Cued Articulation [CA] was devised by Speech and Language Therapist Jane Passy in the late 1970s. It is an original system which uses simple hand cues to show where and how speech sounds are made.

A teacher and student looking at phonemic chart

Each of the 49 sounds (phonemes) which make up the English Phonological System has a separate hand sign. The signs are logical and based on linguistic theory. The consonant sounds are colour coded as an extra visual clue in written work.

Cued Articulation’s particular benefit for ESOL and EAL is that it is both a visual and cognitive approach to tackling pronunciation difficulties. Cued Articulation can be used for individuals, pairs and small groups and also as an adjunct to basic literacy work in whole-class teaching. CA’s sound linguistic basis means it fits in with any teaching method used in the classroom.

It is particularly valuable as an alternative approach to tackling pronunciation difficulties. It helps learners to discriminate between, and use, sounds which do not occur in their 1st languages. For instance, errors of positioning when using vowels are a common problem and CA gives a visual cue to show where the vowel is produced e.g. front, back or central.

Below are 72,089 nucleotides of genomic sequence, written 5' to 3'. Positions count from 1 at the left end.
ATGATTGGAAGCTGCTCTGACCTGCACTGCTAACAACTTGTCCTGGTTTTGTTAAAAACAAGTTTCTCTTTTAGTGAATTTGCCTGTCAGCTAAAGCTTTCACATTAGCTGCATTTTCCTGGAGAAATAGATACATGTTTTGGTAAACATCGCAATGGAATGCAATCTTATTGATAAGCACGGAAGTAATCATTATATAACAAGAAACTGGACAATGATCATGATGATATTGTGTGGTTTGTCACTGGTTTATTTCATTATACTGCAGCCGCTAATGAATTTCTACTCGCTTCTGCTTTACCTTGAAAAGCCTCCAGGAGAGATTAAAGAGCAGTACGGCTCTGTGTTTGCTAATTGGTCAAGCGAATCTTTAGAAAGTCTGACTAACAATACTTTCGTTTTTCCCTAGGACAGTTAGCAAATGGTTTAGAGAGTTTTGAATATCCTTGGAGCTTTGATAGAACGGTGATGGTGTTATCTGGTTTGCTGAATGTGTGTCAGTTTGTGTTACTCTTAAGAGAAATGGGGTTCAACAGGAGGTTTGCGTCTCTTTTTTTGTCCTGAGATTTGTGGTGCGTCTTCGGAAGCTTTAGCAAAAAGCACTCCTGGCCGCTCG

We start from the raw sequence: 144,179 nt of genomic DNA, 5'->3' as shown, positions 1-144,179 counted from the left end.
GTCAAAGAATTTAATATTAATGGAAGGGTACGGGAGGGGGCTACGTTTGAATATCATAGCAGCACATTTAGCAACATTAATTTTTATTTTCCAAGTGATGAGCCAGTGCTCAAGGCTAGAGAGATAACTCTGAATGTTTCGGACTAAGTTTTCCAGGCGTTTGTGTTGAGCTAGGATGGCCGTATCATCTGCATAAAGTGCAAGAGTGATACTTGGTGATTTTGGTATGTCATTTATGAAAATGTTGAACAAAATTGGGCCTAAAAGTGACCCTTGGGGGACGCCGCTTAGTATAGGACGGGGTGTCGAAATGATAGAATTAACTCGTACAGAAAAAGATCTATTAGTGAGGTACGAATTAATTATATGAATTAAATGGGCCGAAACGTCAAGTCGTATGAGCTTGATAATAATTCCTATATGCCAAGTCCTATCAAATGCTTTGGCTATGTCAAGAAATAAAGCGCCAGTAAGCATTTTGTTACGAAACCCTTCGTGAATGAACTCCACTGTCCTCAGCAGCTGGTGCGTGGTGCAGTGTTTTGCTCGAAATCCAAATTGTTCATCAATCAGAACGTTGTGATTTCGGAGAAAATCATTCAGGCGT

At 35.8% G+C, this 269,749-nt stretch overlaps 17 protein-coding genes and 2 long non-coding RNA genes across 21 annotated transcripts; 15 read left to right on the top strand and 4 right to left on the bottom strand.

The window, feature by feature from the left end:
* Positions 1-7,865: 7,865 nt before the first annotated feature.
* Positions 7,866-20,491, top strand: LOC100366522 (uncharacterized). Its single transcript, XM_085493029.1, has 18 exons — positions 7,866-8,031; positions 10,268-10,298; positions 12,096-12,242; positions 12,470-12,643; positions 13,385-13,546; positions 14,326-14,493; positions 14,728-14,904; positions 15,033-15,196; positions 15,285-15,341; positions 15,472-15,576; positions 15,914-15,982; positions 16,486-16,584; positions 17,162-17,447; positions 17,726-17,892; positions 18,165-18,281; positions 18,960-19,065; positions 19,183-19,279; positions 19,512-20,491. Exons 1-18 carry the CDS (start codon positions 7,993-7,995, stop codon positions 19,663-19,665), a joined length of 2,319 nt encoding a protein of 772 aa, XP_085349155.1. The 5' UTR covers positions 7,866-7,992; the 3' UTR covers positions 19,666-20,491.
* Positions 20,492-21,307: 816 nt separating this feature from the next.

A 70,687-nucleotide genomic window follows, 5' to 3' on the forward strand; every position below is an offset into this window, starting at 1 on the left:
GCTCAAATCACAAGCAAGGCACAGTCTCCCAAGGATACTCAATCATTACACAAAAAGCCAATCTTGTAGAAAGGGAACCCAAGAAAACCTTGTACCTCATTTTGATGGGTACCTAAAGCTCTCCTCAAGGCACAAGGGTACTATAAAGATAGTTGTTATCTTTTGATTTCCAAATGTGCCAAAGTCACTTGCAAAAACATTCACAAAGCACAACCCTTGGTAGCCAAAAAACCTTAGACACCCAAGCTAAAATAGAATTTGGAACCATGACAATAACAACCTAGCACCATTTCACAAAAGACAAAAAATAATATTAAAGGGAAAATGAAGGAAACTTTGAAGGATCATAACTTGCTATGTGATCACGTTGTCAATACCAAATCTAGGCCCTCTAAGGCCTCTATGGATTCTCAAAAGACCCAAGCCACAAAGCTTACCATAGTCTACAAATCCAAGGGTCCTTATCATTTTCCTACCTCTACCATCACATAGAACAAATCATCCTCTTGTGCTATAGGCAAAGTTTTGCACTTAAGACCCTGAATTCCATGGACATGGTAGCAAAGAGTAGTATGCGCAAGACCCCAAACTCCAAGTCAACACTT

It is a helpful tool to promote reading fluency, particularly in blending and segmenting multi-syllable words. Additionally, CA has a practical application in the learning of new vocabulary.

To use CA in its most simple form, the practitioner only needs knowledge of the system, 12 coloured pencils and enthusiasm. As tutors become familiar with the system they will realise how useful CA is, and in how many situations it can be used.

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